- Our learners are often those who have become acutely dis-engaged from learning and as such are often those who have very poor records of attendance.
- Regular and punctual school attendance is of paramount importance in ensuring that all children have full access to the curriculum. Valuable learning time is lost when children are absent or late. Children should be at school, on time, every day the school is open unless the reason for the absence is unavoidable. Permitting absence from school without a good reason is an offence by the parent.
- We have a commitment to actively pursue each pupil’s attendance by a system of daily phone calls home.
- Children are sometimes reluctant to attend school. Any problems with regular attendance are best sorted out between Releasing Potential, the parents and the child. If a child is reluctant to attend, we will endeavour to be as flexible as possible in order to encourage their participation, eg home visits, considering a one to one programme. It is never better to cover up their absence or to give in to pressure to excuse them from attending. This gives the impression that attendance does not matter and may make things worse.
- Releasing Potential uses the attendance codes set out by West Sussex County Council LA, with additional indicators of RP-specific contexts such as ‘Student seen at home did not come out’.
- Releasing Potential sometimes takes students home who are not emotionally able to manage the day at school. In these cases the absence will be recorded as ‘Sick’. Judgements are made by tutors on a case by case basis in terms of whether a student taken home due to challenging behaviour is recorded as an exclusion or sickness. Where a student is taken home early for any reason, parents are informed immediately. If a parent is not at home when the student arrives, staff will wait with them until parent/carer is present.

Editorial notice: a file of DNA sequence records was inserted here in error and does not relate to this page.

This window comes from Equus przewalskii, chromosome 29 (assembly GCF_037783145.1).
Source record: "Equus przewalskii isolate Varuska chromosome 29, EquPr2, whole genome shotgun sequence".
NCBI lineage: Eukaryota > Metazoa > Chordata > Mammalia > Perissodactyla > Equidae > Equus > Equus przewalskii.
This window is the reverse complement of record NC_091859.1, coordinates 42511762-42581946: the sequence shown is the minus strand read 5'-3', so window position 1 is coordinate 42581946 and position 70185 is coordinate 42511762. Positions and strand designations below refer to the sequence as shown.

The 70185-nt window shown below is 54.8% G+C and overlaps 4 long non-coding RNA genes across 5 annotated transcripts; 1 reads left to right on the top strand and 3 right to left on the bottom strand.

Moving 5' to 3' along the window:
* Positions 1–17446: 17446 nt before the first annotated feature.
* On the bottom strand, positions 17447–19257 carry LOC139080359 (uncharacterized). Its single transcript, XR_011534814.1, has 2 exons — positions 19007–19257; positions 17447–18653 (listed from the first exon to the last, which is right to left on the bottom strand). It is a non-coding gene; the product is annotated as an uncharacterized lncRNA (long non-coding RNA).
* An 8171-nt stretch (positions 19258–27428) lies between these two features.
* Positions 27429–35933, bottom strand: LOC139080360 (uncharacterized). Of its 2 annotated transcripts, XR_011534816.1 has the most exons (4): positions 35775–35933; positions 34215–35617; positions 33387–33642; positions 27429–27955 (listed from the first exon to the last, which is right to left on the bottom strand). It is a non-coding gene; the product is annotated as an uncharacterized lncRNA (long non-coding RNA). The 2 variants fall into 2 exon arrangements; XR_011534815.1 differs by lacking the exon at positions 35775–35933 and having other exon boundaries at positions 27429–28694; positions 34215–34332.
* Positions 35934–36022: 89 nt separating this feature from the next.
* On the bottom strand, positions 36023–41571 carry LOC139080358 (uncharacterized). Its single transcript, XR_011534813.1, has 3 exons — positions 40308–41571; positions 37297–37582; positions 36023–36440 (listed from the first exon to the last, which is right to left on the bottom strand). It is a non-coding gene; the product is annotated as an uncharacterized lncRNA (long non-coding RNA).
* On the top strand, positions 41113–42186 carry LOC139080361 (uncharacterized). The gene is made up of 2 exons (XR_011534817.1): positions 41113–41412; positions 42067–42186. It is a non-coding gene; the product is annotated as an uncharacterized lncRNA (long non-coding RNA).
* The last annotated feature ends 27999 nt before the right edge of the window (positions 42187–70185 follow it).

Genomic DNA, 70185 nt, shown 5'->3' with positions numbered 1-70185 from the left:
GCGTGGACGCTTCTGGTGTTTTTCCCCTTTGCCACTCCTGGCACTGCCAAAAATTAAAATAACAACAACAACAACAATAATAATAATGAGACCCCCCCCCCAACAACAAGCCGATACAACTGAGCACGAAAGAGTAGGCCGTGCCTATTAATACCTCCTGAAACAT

– Every half-day absence has to be classified by RP, NOT THE PARENTS, as either AUTHORISED or UNAUTHORISED. This is why information about the cause of each absence is always required.
- Parents/carers keeping children off school unnecessarily
- Truancy before or during the school day
- Absences which have never been properly explained
- Children who arrive at school too late to get a present mark
- Releasing Potential works to maintain good working relationships with parents and carers and to this end will arrange home visits when unauthorised absence continues for more than two consecutive days, or a pattern of unauthorised absences is identified
- Registers are updated twice daily on a computerised system, and are reported to the commissioning authority weekly by email.
- Authorised absences are mornings or afternoons away from school for a reason such as genuine illness of the pupil or unavoidable cause.
- Unauthorised absences are those which RP does not consider reasonable and for which no “leave” has been given.
Process for managing absence
- The school identifies that a child is not in school.
- A staff member telephones the child’s home to seek reasons for the absence and reassurance from parent/carer that the child is safe at home.
- If there is no answer the staff member making the call should consider, with the Safeguarding Lead, the degree of vulnerability of the child.